• 12. 1.3 Health Care Plans <ul><li>An indemnity plan provides protection against loss </li></ul><ul><li>Physicians send the health care claim —a formal insurance claim that reports data about the patient and the services provided—to the payer on behalf of the patient </li></ul><ul><li>Patients pay a premium —the periodic payment they are required to make to keep a policy in effect </li></ul>1-12
    • 13. 1.3 Health Care Plans (Continued) <ul><li>Most policies have a deductible —the amount that the insured pays on covered services before benefits begin </li></ul><ul><li>Coinsurance is the percentage of each claim that the insured pays </li></ul><ul><li>Some patients must pay out-of-pocket expenses prior to benefits </li></ul><ul><li>Fee-for-service is a charging method based on each service performed </li></ul>1-13
    • 14. 1.3 Health Care Plans (Continued) <ul><li>Managed care offers a more restricted choice of providers and treatments in exchange for lower premiums, deductibles, and other charges </li></ul><ul><li>Managed care organizations (MCOs) establish links between provider, patient, and payer </li></ul>1-14
    • 15. 1.4 Health Maintenance Organizations <ul><li>A health maintenance organization (HMO) combines coverage of medical costs and delivery of health care for a prepaid premium </li></ul><ul><li>Participation means that a provider has contracted with a health plan to provide services to the plan’s beneficiaries </li></ul><ul><li>Capitation is a fixed prepayment to a provider for all necessary contracted services provided to each plan member </li></ul><ul><ul><li>Per member per month (PMPM) is the capitated rate </li></ul></ul>1-15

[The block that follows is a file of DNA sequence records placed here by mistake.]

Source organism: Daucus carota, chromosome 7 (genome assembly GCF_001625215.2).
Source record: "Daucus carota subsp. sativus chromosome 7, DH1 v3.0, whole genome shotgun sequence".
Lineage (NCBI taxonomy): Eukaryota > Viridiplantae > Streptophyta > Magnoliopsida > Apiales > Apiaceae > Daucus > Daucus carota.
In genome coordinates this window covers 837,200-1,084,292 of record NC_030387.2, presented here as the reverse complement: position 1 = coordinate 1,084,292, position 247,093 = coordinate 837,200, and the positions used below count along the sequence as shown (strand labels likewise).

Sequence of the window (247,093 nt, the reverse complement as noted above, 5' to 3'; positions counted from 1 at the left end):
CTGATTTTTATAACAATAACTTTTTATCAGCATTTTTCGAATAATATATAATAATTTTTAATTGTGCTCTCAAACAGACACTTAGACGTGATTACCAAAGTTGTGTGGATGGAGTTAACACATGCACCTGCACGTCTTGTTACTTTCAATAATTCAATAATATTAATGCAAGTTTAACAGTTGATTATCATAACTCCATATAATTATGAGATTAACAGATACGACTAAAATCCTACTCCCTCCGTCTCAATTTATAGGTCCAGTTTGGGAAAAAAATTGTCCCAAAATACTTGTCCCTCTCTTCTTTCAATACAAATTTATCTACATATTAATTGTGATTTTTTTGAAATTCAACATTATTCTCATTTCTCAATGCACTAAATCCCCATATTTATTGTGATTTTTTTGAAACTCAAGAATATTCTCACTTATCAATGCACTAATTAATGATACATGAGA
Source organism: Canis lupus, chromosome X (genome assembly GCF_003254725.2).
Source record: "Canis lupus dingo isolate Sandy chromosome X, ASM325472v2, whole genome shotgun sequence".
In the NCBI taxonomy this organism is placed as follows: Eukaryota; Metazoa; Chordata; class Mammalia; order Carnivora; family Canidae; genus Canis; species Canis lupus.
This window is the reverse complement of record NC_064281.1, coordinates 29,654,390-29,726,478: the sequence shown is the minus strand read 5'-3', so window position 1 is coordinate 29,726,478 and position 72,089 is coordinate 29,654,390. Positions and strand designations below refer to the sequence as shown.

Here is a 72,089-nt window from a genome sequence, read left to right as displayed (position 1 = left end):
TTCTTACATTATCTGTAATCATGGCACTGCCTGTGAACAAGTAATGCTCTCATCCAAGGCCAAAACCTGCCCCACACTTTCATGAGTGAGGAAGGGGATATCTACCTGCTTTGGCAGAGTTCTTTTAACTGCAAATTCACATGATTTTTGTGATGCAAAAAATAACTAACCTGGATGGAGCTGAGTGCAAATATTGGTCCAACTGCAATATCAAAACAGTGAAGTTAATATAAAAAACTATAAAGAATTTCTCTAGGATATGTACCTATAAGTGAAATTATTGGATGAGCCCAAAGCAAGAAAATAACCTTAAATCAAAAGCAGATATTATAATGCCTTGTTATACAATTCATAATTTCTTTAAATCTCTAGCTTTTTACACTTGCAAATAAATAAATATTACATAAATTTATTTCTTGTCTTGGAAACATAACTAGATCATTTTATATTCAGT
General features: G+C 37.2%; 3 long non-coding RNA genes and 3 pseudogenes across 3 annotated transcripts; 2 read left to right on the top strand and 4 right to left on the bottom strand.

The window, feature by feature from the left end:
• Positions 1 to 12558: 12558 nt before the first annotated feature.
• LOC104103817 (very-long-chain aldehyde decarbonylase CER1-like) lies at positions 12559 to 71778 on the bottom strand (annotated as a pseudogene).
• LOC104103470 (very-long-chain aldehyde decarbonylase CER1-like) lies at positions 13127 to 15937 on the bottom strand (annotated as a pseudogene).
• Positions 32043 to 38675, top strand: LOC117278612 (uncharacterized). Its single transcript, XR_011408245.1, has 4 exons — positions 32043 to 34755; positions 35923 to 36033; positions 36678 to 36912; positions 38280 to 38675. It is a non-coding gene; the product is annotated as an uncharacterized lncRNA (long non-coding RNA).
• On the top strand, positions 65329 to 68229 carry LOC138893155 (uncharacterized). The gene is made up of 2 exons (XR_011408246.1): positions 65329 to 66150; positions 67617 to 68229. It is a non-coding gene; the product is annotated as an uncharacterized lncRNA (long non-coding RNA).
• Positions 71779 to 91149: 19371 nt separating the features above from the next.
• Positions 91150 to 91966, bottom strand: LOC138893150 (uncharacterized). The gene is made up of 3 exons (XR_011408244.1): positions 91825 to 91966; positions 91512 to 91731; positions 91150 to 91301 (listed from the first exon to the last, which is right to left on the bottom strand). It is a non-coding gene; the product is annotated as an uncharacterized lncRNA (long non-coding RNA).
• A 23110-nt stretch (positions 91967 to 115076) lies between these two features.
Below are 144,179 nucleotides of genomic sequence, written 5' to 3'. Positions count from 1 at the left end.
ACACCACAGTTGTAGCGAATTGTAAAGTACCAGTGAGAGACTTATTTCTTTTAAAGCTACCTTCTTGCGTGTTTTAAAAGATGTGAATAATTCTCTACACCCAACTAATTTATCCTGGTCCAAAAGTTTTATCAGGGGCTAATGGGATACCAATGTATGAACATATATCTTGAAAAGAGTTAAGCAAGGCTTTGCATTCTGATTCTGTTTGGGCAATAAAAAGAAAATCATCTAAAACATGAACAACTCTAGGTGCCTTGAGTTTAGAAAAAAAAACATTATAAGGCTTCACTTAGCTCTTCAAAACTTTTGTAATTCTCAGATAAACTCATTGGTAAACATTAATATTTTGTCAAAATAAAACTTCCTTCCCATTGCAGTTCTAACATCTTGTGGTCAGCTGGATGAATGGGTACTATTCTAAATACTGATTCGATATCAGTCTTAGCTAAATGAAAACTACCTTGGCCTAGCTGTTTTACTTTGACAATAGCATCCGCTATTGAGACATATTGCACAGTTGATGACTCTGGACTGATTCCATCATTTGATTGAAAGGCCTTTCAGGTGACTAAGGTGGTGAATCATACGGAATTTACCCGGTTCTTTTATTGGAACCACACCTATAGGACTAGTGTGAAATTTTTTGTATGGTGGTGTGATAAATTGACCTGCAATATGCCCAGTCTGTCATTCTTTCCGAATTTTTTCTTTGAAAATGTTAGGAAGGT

• 16. 1.4 Health Maintenance Organizations (Continued) <ul><li>A network is a group of providers having participation agreements with a health plan </li></ul><ul><ul><li>Visits to out of-network providers are not covered </li></ul></ul><ul><li>HMOs often require preauthorization before the patient receives many types of services </li></ul><ul><li>When HMO members see a provider, they pay a specified charge called a copayment </li></ul><ul><li>HMO members choose a primary care physician (PCP) , who directs all aspects of their care </li></ul>1-16
    • 17. 1.4 Health Maintenance Organizations (Continued) <ul><li>Open-access plans are those HMOs that allow visits to specialists in the plan’s network without a referral </li></ul><ul><li>A point-of-service (POS) plan permits patients to receive medical services from non-network providers </li></ul>1-17
    • 18. 1.5 Preferred Provider Organizations <ul><li>A preferred provider organization (PPO) is an MCO where a network of providers supply discounted treatment for plan members </li></ul><ul><ul><li>Most popular type of health plan </li></ul></ul><ul><ul><li>Creates a network of physicians, hospitals, and other providers with negotiated discounts </li></ul></ul><ul><ul><li>Requires payment of a premium and often of a copayment for visits </li></ul></ul>1-18
    • 19. 1.6 Consumer-Driven Health Plans <ul><li>A consumer-driven health plan (CDHP) combines a high-deductible health plan with a medical savings plan </li></ul><ul><ul><li>The health plan is usually a PPO with a high deductible and low premiums </li></ul></ul><ul><ul><li>The savings account is used to pay medical bills before the deductible has been met </li></ul></ul>1-19